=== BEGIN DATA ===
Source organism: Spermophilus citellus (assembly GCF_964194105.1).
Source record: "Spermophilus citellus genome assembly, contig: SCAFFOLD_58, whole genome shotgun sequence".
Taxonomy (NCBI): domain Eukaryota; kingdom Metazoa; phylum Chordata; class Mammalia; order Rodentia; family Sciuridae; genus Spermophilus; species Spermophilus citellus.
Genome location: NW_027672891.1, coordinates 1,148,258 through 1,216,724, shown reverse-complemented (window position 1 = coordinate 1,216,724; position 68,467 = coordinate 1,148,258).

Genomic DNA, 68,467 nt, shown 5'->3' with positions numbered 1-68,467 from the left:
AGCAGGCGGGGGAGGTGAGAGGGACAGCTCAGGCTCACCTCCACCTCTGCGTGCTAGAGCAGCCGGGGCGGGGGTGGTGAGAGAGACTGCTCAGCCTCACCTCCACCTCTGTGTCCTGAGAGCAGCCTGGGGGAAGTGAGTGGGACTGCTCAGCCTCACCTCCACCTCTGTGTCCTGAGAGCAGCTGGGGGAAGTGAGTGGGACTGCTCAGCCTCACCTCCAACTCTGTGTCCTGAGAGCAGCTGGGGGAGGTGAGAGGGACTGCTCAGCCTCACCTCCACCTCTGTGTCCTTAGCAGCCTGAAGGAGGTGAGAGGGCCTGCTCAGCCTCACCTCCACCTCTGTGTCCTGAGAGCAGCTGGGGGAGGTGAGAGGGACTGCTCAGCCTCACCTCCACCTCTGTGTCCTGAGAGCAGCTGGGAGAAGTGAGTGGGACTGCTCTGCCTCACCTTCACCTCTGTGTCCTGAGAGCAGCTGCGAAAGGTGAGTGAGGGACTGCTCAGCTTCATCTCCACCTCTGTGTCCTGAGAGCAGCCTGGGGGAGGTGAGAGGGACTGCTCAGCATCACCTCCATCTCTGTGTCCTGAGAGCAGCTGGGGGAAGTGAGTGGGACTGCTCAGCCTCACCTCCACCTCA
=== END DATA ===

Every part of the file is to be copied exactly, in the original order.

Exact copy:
Source organism: Spermophilus citellus (assembly GCF_964194105.1).
Source record: "Spermophilus citellus genome assembly, contig: SCAFFOLD_58, whole genome shotgun sequence".
Taxonomy (NCBI): domain Eukaryota; kingdom Metazoa; phylum Chordata; class Mammalia; order Rodentia; family Sciuridae; genus Spermophilus; species Spermophilus citellus.
Genome location: NW_027672891.1, coordinates 1,148,258 through 1,216,724, shown reverse-complemented (window position 1 = coordinate 1,216,724; position 68,467 = coordinate 1,148,258).

Genomic DNA, 68,467 nt, shown 5'->3' with positions numbered 1-68,467 from the left:
AGCAGGCGGGGGAGGTGAGAGGGACAGCTCAGGCTCACCTCCACCTCTGCGTGCTAGAGCAGCCGGGGCGGGGGTGGTGAGAGAGACTGCTCAGCCTCACCTCCACCTCTGTGTCCTGAGAGCAGCCTGGGGGAAGTGAGTGGGACTGCTCAGCCTCACCTCCACCTCTGTGTCCTGAGAGCAGCTGGGGGAAGTGAGTGGGACTGCTCAGCCTCACCTCCAACTCTGTGTCCTGAGAGCAGCTGGGGGAGGTGAGAGGGACTGCTCAGCCTCACCTCCACCTCTGTGTCCTTAGCAGCCTGAAGGAGGTGAGAGGGCCTGCTCAGCCTCACCTCCACCTCTGTGTCCTGAGAGCAGCTGGGGGAGGTGAGAGGGACTGCTCAGCCTCACCTCCACCTCTGTGTCCTGAGAGCAGCTGGGAGAAGTGAGTGGGACTGCTCTGCCTCACCTTCACCTCTGTGTCCTGAGAGCAGCTGCGAAAGGTGAGTGAGGGACTGCTCAGCTTCATCTCCACCTCTGTGTCCTGAGAGCAGCCTGGGGGAGGTGAGAGGGACTGCTCAGCATCACCTCCATCTCTGTGTCCTGAGAGCAGCTGGGGGAAGTGAGTGGGACTGCTCAGCCTCACCTCCACCTCA